A funny thing happens when the unemployment rate dips really low. It has a tendency to rise sharply, usually within a year or so.
The unemployment rate in the US is now 4.1%.
In the past, stretches of low unemployment have preceded crises. At first glance, a low jobless rate seems like good news, but economic theory suggests strange things can happen when it gets too low.
If policymakers could have their way, anyone who wanted a job would have one. But economists maintain that this can never be, because it takes time to switch from one job to another, and in some cases advancements in technology means jobs naturally disappear, putting people out of work.
The tricky policy challenge is to figure out what the right non-zero rate of unemployment is. Economists have spent half a century trying to sort this out, with arguably worse and worse results (paywall). Some believe any dip below 5% is entering dangerous territory, while others think the natural rate lies closer to 2% or 3%.
Once the economy dips below the natural rate, the theory goes, it kicks off a negative chain reaction. As unemployed workers become scarce, firms must pay more to attract additional workers, even though the marginal worker is less productive. This puts upward pressure on wages, which leads to inflation. Workers may be temporarily happy (they’re employed and their nominal incomes are rising), but high inflation is ultimately bad—it erodes the purchasing power of the money people make.
Economists believe that until the unemployment rate returns to its “natural” level, inflation will increase.
The reality is that it’s hard to say whether a low jobless rate triggers a crisis. The instinct of central bankers is to hike interest rates when unemployment gets too low, to prevent runaway inflation. It’s a balancing act, however, because raising rates too quickly can depress the economy, bringing on crisis-like symptoms.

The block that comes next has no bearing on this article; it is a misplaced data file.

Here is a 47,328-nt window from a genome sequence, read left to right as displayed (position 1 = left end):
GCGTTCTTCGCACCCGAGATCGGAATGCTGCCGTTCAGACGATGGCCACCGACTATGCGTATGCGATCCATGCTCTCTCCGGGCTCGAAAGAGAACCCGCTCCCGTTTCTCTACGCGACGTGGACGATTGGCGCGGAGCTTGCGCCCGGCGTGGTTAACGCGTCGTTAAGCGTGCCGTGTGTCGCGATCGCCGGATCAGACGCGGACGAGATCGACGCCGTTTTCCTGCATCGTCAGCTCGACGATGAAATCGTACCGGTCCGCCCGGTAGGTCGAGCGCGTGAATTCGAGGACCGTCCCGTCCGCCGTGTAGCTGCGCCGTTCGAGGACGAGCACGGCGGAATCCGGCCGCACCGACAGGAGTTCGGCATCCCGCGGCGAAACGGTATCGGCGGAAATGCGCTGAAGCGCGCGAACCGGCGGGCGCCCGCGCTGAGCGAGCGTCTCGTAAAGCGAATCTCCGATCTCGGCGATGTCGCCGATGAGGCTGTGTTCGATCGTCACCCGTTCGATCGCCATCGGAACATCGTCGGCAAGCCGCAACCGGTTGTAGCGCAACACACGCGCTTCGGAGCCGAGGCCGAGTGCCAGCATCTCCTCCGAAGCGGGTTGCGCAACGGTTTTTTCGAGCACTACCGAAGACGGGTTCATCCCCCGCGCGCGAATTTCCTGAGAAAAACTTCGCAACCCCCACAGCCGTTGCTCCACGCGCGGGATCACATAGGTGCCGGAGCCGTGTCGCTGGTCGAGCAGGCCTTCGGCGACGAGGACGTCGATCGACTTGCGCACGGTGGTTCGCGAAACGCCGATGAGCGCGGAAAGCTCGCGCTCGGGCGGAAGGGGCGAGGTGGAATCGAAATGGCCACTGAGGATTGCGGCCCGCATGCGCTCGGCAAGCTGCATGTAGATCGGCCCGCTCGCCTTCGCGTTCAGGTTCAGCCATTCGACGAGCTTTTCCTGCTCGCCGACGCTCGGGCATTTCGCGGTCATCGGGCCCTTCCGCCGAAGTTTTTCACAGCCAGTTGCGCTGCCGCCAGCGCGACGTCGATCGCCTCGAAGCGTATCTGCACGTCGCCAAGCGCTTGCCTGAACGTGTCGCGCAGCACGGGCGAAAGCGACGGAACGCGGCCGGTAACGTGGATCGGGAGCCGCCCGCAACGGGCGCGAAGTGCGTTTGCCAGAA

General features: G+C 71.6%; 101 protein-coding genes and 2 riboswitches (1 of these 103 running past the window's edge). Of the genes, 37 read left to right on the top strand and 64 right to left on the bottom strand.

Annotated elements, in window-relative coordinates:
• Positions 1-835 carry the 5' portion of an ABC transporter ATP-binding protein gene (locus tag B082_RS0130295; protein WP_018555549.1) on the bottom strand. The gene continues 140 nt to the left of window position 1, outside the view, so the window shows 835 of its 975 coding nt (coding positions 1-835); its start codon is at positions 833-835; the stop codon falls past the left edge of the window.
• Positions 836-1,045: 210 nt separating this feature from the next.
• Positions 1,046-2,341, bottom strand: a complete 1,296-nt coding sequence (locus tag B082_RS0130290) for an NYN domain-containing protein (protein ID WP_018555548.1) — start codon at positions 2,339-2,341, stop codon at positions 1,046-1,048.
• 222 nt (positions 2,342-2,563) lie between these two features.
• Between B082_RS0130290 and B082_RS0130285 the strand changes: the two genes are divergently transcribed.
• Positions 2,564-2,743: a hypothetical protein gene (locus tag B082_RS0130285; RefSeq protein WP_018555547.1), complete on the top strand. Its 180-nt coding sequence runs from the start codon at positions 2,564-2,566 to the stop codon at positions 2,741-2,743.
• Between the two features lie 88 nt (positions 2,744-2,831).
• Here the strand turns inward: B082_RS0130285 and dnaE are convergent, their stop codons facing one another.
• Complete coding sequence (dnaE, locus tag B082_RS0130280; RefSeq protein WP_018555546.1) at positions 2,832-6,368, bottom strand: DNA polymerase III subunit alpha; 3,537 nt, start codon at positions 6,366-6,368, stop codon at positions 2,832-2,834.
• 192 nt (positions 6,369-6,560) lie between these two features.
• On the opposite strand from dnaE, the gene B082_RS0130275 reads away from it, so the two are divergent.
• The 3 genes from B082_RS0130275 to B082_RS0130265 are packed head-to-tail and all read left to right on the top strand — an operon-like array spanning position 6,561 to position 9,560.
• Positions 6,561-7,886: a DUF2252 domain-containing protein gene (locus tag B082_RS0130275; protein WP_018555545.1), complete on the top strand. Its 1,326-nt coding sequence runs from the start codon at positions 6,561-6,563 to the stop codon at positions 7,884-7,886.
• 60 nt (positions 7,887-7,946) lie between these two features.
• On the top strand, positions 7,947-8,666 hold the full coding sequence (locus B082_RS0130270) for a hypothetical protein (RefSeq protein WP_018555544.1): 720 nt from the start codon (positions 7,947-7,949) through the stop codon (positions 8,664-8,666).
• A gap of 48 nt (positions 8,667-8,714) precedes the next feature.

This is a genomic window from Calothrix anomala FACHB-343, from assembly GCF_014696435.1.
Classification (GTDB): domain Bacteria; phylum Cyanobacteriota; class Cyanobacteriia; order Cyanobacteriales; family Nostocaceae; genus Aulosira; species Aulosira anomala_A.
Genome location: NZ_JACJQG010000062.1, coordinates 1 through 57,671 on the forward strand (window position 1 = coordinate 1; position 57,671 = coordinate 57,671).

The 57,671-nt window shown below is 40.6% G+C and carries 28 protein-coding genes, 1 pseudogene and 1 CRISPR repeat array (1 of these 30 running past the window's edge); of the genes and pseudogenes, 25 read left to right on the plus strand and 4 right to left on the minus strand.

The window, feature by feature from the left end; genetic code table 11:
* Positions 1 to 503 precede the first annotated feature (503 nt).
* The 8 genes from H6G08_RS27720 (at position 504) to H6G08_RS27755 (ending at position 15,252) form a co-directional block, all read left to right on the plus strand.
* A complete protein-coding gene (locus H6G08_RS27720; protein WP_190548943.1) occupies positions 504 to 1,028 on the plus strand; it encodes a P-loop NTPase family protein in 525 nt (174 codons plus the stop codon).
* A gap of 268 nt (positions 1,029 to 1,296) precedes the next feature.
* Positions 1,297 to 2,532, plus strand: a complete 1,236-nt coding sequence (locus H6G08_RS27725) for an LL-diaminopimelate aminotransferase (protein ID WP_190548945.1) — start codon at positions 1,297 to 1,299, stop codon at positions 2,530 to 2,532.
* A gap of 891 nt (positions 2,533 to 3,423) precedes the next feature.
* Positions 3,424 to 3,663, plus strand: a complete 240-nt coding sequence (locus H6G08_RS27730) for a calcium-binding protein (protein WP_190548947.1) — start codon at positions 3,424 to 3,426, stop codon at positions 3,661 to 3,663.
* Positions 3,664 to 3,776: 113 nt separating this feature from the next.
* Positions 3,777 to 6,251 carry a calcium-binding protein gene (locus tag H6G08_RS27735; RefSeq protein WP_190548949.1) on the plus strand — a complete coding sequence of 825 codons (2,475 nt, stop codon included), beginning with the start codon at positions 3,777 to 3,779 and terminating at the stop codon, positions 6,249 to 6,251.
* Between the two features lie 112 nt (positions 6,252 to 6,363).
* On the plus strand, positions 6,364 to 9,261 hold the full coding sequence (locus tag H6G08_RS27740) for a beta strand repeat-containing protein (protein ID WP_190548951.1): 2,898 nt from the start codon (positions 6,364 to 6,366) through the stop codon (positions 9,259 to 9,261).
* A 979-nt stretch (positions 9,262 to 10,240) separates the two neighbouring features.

But the connection between low unemployment and inflation hasn’t always held—back in the 90s, then-Fed chair Alan Greenspan kept rates low, even as the unemployment rate dropped. Even so, inflation stayed low and stable. Some believe Greenspan’s artificially low rates created the environment that led to the dot-com bubble, which abruptly put many Americans out of work when it burst.
What about now?
Goldman Sachs forecasts that the jobless rate will fall even further in 2018—to 3.7%. As unemployment drifts lower and lower, the Fed will be put under more pressure to raise rates.
“The strength [of the economy] is becoming ‘too much of a good thing’ and containing further overheating will become a more urgent priority in 2018 and beyond,” cautions Jan Hatzius, Goldman’s chief economist.
But others don’t think a low unemployment rate is as meaningful as it used to be. Elise Gould of the Economic Policy Institute thinks the unemployment rate is artificially low because more workers have stopped looking for work. (When people stop seeking employment, they drop out of the most common measure of unemployment.) If that’s the case, then unemployment could stay low without the ill effects seen in the past.
That’s a big “if”.